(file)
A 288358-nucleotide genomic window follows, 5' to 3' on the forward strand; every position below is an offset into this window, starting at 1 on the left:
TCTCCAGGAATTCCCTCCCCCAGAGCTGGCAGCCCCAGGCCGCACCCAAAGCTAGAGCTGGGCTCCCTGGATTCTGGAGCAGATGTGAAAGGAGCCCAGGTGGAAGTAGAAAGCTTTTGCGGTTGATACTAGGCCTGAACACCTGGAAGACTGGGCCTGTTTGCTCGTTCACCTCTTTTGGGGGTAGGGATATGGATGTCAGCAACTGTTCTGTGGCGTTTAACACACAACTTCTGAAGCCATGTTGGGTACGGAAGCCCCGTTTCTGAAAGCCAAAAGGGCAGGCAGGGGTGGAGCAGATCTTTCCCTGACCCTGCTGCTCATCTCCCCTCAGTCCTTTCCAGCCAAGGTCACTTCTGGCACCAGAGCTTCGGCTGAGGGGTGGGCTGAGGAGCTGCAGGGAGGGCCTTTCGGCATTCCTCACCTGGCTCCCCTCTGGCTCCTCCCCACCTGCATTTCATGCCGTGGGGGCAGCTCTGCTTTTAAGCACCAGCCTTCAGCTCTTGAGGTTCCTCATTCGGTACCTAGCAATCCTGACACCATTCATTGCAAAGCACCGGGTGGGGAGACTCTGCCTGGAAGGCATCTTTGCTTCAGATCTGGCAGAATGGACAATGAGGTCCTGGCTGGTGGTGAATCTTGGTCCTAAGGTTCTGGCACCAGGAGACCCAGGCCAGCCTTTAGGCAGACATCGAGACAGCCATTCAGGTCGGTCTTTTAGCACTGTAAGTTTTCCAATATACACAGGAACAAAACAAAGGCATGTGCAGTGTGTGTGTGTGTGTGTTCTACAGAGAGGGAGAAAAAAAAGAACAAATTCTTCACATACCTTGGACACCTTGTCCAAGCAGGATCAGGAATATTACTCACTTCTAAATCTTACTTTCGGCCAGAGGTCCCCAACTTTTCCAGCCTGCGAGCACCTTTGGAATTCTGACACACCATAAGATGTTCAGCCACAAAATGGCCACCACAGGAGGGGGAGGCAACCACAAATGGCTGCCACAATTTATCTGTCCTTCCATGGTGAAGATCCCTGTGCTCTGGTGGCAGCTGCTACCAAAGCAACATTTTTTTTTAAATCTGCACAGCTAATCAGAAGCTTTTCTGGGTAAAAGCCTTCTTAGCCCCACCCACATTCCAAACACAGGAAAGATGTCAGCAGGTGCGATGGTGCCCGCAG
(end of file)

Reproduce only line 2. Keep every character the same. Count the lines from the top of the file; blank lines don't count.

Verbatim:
TCTCCAGGAATTCCCTCCCCCAGAGCTGGCAGCCCCAGGCCGCACCCAAAGCTAGAGCTGGGCTCCCTGGATTCTGGAGCAGATGTGAAAGGAGCCCAGGTGGAAGTAGAAAGCTTTTGCGGTTGATACTAGGCCTGAACACCTGGAAGACTGGGCCTGTTTGCTCGTTCACCTCTTTTGGGGGTAGGGATATGGATGTCAGCAACTGTTCTGTGGCGTTTAACACACAACTTCTGAAGCCATGTTGGGTACGGAAGCCCCGTTTCTGAAAGCCAAAAGGGCAGGCAGGGGTGGAGCAGATCTTTCCCTGACCCTGCTGCTCATCTCCCCTCAGTCCTTTCCAGCCAAGGTCACTTCTGGCACCAGAGCTTCGGCTGAGGGGTGGGCTGAGGAGCTGCAGGGAGGGCCTTTCGGCATTCCTCACCTGGCTCCCCTCTGGCTCCTCCCCACCTGCATTTCATGCCGTGGGGGCAGCTCTGCTTTTAAGCACCAGCCTTCAGCTCTTGAGGTTCCTCATTCGGTACCTAGCAATCCTGACACCATTCATTGCAAAGCACCGGGTGGGGAGACTCTGCCTGGAAGGCATCTTTGCTTCAGATCTGGCAGAATGGACAATGAGGTCCTGGCTGGTGGTGAATCTTGGTCCTAAGGTTCTGGCACCAGGAGACCCAGGCCAGCCTTTAGGCAGACATCGAGACAGCCATTCAGGTCGGTCTTTTAGCACTGTAAGTTTTCCAATATACACAGGAACAAAACAAAGGCATGTGCAGTGTGTGTGTGTGTGTGTTCTACAGAGAGGGAGAAAAAAAAGAACAAATTCTTCACATACCTTGGACACCTTGTCCAAGCAGGATCAGGAATATTACTCACTTCTAAATCTTACTTTCGGCCAGAGGTCCCCAACTTTTCCAGCCTGCGAGCACCTTTGGAATTCTGACACACCATAAGATGTTCAGCCACAAAATGGCCACCACAGGAGGGGGAGGCAACCACAAATGGCTGCCACAATTTATCTGTCCTTCCATGGTGAAGATCCCTGTGCTCTGGTGGCAGCTGCTACCAAAGCAACATTTTTTTTTAAATCTGCACAGCTAATCAGAAGCTTTTCTGGGTAAAAGCCTTCTTAGCCCCACCCACATTCCAAACACAGGAAAGATGTCAGCAGGTGCGATGGTGCCCGCAG